Ever dealt with a viewer you had to turn away because their connection speed was simply too slow, even at the lowest quality setting? Audio-only playback for video streaming can be a possible solution. It offers a low bandwidth option for an on demand and live streaming platform that can further broaden accessibility to content.
This feature was recently introduced for IBM Video Streaming and IBM Enterprise Video Streaming.
When toggled on by the viewer, audio-only mode turns off the video feed inside the player but still pushes through sound. While in this mode the video player will not download video data, conserving the viewer’s bandwidth. Closed captions, live audience polling and other player functions will continue to work as normal. This also includes switching between multiple audio tracks, if these were added to the video stream.
When switching back from audio-only to an option with video there is a very momentary delay before the video returns. This is usually 1-2 seconds, or less. The variability is related to it coming back on the next video keyframe, which are generally setup to appear every 2 seconds. As a result, if the user turns it back on right before the keyframe it would appear to come back almost instantaneously. This experience is similar to adjusting the resolution inside the video player and the sometimes momentary delay before the change is reflected.
Enabling audio-only playback
There are no extra steps on the part of the content owner or broadcaster in adding audio-only playback. It is a feature that now appears inside the video player and is enabled by the viewer directly. This is done by clicking the HD icon located in the player controls. This brings up a series of options that include the various bitrate and resolution combinations along with a new selection: audio only.
Below is a video of a case study, on Salesforce, where this feature can be tested out.
This feature works for both live and on demand video content. However, there are limitations to using this feature for video on demand over iOS.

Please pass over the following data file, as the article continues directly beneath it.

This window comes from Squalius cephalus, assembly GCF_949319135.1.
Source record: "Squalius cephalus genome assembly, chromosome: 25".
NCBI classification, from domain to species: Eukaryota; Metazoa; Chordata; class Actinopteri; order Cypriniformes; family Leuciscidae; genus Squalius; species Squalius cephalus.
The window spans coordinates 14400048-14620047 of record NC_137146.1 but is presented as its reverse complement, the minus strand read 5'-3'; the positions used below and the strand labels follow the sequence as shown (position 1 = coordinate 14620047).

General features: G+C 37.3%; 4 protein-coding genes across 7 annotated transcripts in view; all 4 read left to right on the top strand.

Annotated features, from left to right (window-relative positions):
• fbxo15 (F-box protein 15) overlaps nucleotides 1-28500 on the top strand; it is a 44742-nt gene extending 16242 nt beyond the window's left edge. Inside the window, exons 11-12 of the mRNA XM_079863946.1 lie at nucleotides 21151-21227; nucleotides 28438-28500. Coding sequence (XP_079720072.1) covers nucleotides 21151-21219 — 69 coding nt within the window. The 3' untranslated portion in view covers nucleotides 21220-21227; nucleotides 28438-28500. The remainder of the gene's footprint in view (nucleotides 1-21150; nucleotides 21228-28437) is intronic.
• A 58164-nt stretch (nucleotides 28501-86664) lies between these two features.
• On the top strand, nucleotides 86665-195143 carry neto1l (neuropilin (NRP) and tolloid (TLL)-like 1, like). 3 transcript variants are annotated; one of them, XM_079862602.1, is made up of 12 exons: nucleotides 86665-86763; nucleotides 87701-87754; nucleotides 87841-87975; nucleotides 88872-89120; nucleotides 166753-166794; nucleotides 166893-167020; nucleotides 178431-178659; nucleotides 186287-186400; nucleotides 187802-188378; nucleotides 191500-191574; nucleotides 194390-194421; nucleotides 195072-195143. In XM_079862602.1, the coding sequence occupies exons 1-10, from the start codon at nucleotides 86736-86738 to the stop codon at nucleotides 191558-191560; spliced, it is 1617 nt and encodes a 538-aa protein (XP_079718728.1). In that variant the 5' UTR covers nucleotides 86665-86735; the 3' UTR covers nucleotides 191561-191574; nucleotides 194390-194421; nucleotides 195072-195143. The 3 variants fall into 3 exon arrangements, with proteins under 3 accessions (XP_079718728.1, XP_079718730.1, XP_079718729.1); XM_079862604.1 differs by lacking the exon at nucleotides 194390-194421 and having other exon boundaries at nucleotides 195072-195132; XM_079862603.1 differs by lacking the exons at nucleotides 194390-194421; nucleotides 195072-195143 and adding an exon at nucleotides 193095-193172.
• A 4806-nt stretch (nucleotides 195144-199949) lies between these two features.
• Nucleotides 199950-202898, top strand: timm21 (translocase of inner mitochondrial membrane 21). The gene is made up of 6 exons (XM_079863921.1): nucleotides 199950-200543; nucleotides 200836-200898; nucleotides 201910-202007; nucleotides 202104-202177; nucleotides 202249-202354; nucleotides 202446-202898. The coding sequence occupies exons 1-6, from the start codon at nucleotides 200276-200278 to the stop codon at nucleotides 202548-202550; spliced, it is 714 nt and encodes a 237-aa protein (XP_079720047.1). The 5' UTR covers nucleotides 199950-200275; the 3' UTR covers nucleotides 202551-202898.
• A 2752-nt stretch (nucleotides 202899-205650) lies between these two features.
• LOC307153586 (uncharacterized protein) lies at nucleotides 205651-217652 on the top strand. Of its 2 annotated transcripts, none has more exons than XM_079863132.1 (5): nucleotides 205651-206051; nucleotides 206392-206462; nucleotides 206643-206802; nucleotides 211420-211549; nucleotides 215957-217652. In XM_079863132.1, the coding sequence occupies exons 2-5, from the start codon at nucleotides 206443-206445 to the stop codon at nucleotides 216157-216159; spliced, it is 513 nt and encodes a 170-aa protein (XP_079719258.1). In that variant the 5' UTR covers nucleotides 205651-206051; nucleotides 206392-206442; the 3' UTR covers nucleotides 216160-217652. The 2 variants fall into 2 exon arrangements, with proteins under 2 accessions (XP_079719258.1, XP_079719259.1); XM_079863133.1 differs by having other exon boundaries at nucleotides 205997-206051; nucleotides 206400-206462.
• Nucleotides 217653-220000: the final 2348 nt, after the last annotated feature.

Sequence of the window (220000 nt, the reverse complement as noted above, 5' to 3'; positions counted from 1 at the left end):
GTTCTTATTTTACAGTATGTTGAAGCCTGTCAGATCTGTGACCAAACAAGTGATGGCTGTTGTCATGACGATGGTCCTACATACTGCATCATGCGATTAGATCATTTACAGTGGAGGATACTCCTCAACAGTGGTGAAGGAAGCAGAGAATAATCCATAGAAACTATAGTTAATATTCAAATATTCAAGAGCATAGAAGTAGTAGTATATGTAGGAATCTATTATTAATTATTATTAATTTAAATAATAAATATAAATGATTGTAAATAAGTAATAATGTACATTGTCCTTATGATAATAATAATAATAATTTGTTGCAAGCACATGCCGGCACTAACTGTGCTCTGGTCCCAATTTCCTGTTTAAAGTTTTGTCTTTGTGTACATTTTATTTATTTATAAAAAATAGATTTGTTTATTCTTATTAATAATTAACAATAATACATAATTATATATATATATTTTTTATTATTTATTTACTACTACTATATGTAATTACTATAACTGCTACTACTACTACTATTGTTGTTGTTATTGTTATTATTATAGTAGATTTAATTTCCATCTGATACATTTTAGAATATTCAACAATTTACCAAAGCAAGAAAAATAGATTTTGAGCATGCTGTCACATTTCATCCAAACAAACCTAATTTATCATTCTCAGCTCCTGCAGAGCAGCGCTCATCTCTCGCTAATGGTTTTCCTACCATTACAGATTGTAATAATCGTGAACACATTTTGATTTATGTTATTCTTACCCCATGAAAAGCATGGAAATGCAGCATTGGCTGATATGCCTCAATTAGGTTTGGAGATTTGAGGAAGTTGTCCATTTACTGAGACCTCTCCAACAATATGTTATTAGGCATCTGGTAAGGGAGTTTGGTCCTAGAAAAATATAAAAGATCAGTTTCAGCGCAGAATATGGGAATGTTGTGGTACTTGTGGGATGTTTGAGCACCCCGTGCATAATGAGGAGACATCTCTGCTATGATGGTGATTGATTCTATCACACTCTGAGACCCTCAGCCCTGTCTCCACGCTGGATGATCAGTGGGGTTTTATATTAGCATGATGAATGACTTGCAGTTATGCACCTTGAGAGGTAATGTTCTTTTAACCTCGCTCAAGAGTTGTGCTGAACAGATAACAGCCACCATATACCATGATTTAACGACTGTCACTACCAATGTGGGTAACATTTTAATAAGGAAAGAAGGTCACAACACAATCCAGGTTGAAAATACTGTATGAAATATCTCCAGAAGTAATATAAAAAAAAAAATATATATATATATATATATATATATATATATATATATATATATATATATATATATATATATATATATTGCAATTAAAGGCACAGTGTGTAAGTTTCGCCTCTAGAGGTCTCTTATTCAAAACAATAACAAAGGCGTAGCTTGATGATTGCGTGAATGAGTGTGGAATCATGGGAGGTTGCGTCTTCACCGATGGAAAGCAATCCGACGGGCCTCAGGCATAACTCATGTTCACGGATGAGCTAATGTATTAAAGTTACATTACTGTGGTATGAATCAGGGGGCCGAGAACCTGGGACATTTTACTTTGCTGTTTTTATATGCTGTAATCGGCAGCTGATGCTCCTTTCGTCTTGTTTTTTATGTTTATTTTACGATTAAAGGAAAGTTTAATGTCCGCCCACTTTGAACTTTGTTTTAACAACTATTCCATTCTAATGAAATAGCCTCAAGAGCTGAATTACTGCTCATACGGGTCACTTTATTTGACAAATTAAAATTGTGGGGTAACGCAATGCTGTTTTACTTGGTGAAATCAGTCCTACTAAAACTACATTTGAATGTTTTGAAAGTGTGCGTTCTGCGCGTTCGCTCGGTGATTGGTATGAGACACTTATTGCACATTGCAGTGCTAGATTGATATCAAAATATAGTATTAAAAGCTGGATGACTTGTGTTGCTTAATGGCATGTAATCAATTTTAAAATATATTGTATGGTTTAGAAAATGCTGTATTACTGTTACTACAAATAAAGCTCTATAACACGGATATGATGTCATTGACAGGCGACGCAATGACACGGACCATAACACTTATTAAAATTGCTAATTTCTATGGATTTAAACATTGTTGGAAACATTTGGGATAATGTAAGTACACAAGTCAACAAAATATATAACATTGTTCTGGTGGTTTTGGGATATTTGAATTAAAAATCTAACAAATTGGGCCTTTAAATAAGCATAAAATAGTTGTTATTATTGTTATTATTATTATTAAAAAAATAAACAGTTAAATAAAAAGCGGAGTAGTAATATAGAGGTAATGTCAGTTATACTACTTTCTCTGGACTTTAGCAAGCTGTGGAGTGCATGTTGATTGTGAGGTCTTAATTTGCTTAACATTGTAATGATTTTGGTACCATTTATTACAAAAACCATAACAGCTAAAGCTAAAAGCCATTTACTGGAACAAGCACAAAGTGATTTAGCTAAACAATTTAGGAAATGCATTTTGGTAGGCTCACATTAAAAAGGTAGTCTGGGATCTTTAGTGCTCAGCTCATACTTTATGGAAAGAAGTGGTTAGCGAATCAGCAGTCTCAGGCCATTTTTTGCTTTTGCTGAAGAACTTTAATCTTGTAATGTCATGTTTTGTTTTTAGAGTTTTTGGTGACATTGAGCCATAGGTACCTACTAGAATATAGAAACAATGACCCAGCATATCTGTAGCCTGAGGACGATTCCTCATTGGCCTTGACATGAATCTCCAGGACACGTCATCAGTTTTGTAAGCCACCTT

The chief benefit of audio-only playback for video streaming is found in conserving bandwidth. This involves both reducing data usage and allowing slower connections to still understand the content.
In the former example, some users may find themselves in situations were their data usage is very limited. This is often associated with those on mobile devices, who are on plans that feature a set amount of data transfer before incurring overages. It can also apply to general Internet connections, though, as data limits are becoming more common from ISPs (Internet Service Providers). As a result of these situations, broadcasters and content owners might find themselves with certain audience members who are conscious of their data usage. Consequently, this segment of the audience might appreciate a low data, audio-only option.
Another scenario that benefits from this feature are those on a slower connection. Now IBM does offer adaptive bitrate delivery and automatic video transcoding. This process creates additional resolution and bitrate versions of the video stream and serves them to viewers based on their connection speed. That means someone with a faster connection might get a really nice 4K or 1080p high definition stream, if available. Conversely, someone on a slower connection might get a 480p or 240p standard definition version. For most they shouldn’t have an issue watching at a minimum of the 240p version, especially with the growth of the average Internet connection speed in the United States and other locations over the past decade. That said, there are certainly scenarios where someone might not have an adequate connection for the video stream. A common one can be someone trying to watch from a mobile device in a location with bad reception. In these circumstances, an audio-only stream can be a way to still deliver some content to this audience even if it isn’t the full video stream.
Audio-only playback for video streaming can be yet another tool and feature to broaden your audience. It can allow content owners and creators the ability to reach an even greater viewership regardless of individual connection speed. It can also be mindful of users that have very limited bandwidth.
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